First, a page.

WORCESTER, Mass — Robert Powers is a former taxi driver who has been driving for Lyft and Uber for two years. Being able to work when and where he wants is part of the appeal of being a ride-booking driver.

"You're your own boss," Powers said. "I live here in Worcester. A lot of times, you end up wherever you end up. And it's good to stop when you want to stop. A couple weeks ago, I was in Fall River and I saw Battleship Cove. I stopped and I went and looked around the battleship."

Powers was one of a number of drivers behind Worcester City Hall advocating that he and his colleagues remain independent contractors and not employees​.

What You Need To Know

  • Ride-hailing drivers and advocates rallied behind Worcester City Hall Tuesday, asking to remain independent contractors and not employees​
  • In 2020, former Massachusetts Attorney General Maura Healey filed a lawsuit which looked to classify Uber and Lyft drivers as "employees" under Massachusetts law
  • Healey described the business model of Uber and Lyft as "unfair and exploitative" 
  • Drivers are looking for increased benefits like a guaranteed earnings floor of $18 an hour, paid sick time and occupational accident insurance

In 2020, former Massachusetts Attorney General Maura Healey filed a lawsuit which looked to classify Uber and Lyft drivers as "employees" under Massachusetts Wage and Hour Laws.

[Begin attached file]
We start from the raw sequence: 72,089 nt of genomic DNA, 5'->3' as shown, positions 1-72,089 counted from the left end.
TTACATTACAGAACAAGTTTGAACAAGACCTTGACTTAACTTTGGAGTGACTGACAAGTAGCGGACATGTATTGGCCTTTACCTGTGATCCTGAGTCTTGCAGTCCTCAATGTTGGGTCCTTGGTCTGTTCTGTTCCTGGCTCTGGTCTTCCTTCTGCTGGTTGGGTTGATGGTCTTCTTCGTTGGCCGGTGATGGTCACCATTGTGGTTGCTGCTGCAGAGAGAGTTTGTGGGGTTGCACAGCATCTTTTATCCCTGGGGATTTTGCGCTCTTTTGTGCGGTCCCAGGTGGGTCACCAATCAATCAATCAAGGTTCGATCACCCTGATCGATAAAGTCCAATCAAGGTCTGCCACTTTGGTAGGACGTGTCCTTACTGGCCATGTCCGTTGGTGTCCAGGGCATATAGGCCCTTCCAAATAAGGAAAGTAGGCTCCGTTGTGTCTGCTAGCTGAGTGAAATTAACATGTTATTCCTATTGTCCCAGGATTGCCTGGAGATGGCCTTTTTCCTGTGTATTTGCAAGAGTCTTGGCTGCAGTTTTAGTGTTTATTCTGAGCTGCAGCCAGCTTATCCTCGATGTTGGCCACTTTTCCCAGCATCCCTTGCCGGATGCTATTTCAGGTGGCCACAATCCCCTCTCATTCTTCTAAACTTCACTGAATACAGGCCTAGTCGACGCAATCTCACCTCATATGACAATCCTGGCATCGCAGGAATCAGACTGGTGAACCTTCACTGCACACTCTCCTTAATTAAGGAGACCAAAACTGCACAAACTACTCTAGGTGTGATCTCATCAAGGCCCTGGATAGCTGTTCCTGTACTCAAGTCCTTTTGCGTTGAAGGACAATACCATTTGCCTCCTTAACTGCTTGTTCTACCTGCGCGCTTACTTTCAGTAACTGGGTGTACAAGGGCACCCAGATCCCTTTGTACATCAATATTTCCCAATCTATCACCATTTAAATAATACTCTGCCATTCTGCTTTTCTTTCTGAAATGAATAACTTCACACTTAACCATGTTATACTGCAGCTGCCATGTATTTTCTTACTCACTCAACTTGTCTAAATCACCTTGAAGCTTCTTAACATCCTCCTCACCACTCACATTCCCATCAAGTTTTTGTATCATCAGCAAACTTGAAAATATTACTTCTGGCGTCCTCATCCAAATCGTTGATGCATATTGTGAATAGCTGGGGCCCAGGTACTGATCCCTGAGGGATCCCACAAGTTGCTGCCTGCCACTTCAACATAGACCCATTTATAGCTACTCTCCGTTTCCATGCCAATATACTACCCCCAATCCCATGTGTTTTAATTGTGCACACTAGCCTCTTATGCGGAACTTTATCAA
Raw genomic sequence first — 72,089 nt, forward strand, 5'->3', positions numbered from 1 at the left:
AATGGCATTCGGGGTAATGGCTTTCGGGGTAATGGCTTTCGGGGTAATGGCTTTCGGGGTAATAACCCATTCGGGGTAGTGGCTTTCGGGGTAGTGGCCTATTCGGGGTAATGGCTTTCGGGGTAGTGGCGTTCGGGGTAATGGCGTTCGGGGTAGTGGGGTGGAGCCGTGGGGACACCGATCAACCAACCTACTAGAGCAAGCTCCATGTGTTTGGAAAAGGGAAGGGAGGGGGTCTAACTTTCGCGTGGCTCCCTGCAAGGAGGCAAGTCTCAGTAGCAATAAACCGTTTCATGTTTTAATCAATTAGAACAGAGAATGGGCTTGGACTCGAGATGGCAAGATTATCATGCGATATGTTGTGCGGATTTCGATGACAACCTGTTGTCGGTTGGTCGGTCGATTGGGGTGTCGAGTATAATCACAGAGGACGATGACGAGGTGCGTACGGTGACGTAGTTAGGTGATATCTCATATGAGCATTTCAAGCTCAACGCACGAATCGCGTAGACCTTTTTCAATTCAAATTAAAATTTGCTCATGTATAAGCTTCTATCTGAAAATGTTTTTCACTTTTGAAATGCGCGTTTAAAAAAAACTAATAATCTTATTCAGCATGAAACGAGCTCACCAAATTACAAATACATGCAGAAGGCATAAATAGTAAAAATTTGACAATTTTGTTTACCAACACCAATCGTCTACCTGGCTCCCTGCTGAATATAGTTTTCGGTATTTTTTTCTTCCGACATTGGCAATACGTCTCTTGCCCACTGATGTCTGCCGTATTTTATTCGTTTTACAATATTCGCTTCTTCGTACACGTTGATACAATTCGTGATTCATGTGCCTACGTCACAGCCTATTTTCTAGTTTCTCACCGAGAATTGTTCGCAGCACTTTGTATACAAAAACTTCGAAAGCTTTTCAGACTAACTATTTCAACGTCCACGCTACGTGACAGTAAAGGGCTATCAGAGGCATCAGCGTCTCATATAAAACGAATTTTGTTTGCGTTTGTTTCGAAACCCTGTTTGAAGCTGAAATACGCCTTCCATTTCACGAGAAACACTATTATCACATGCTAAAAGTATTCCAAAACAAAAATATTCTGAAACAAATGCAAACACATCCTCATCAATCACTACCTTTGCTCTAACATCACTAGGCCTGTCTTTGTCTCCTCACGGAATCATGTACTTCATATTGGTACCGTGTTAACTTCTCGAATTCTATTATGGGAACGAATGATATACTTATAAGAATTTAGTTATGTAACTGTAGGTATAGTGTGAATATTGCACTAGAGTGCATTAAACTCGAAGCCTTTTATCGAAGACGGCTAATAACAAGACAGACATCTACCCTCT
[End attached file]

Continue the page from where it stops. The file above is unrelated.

In the lawsuit, Healey described Uber and Lyft's business models as "unfair and exploitative." Healey also claimed drivers could be penalized for not accepting rides and working certain schedules. 

"You know, my dad told me years ago, 'Why fix something if it's not broken?' This is not broken for us," Powers said. "We're not complaining."

Even local restaurant owners showed their support for the drivers Tuesday.

"Long time in the restaurant business, the bar business. These drivers are indispensable to our industry," said John Piccolo, owner of Piccolo's and the president of the Shrewsbury Street Area Merchants Association. "They support us. They keep us out of trouble."

Voters in November will pick a side, as a proposed ballot question would determine whether or not the drivers remain independent.

Flexibility and Benefits for Massachusetts Drivers says more than 85% of polled drivers in Massachusetts were in favor of the initiative.

Advocates are looking for a compromise though, as they're seeking driver benefits despite wanting to maintain the independent status.

"The proposal we're putting forward on the ballot would ensure that drivers can remain independent contractors while also granting them new benefits and protections such as a guaranteed earnings floor of $18 an hour, paid sick time, occupational accident insurance," said spokesperson Conor Yunitz.

Powers thinks his independence is a blessing. He hopes it will continue.

"In a taxi, if you got a job from Worcester going to Boston, you had to come right back," Powers said. "But now, you can work out there and make a little extra money out there."

Healey's lawsuit will be taken up in court next month. While months away from the November election, advocates still say they're very optimistic.